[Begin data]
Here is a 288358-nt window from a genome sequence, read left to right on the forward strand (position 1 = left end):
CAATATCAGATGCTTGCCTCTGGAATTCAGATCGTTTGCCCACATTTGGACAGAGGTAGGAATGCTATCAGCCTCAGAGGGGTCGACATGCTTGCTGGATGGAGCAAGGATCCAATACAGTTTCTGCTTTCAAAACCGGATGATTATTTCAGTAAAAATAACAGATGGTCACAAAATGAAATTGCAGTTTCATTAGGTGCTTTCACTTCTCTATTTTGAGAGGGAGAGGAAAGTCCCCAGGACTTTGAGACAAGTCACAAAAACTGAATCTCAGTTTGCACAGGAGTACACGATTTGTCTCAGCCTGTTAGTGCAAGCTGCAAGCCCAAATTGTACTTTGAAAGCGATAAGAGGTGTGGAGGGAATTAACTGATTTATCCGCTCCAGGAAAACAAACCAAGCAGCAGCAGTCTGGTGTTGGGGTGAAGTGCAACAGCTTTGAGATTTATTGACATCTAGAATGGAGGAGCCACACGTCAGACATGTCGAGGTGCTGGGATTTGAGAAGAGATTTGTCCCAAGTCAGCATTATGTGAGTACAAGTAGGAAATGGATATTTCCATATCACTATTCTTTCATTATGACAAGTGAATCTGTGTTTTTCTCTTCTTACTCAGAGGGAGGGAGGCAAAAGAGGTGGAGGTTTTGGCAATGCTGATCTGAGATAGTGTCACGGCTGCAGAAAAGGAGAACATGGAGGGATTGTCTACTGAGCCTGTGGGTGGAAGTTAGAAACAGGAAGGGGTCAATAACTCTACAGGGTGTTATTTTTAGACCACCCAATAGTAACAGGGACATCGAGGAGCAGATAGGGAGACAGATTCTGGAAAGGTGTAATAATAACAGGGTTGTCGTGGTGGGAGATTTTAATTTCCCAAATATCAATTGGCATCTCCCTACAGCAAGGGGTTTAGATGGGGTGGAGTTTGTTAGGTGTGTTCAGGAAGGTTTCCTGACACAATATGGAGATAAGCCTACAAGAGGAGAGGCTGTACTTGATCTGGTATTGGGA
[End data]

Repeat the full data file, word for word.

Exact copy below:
Here is a 288358-nt window from a genome sequence, read left to right on the forward strand (position 1 = left end):
CAATATCAGATGCTTGCCTCTGGAATTCAGATCGTTTGCCCACATTTGGACAGAGGTAGGAATGCTATCAGCCTCAGAGGGGTCGACATGCTTGCTGGATGGAGCAAGGATCCAATACAGTTTCTGCTTTCAAAACCGGATGATTATTTCAGTAAAAATAACAGATGGTCACAAAATGAAATTGCAGTTTCATTAGGTGCTTTCACTTCTCTATTTTGAGAGGGAGAGGAAAGTCCCCAGGACTTTGAGACAAGTCACAAAAACTGAATCTCAGTTTGCACAGGAGTACACGATTTGTCTCAGCCTGTTAGTGCAAGCTGCAAGCCCAAATTGTACTTTGAAAGCGATAAGAGGTGTGGAGGGAATTAACTGATTTATCCGCTCCAGGAAAACAAACCAAGCAGCAGCAGTCTGGTGTTGGGGTGAAGTGCAACAGCTTTGAGATTTATTGACATCTAGAATGGAGGAGCCACACGTCAGACATGTCGAGGTGCTGGGATTTGAGAAGAGATTTGTCCCAAGTCAGCATTATGTGAGTACAAGTAGGAAATGGATATTTCCATATCACTATTCTTTCATTATGACAAGTGAATCTGTGTTTTTCTCTTCTTACTCAGAGGGAGGGAGGCAAAAGAGGTGGAGGTTTTGGCAATGCTGATCTGAGATAGTGTCACGGCTGCAGAAAAGGAGAACATGGAGGGATTGTCTACTGAGCCTGTGGGTGGAAGTTAGAAACAGGAAGGGGTCAATAACTCTACAGGGTGTTATTTTTAGACCACCCAATAGTAACAGGGACATCGAGGAGCAGATAGGGAGACAGATTCTGGAAAGGTGTAATAATAACAGGGTTGTCGTGGTGGGAGATTTTAATTTCCCAAATATCAATTGGCATCTCCCTACAGCAAGGGGTTTAGATGGGGTGGAGTTTGTTAGGTGTGTTCAGGAAGGTTTCCTGACACAATATGGAGATAAGCCTACAAGAGGAGAGGCTGTACTTGATCTGGTATTGGGA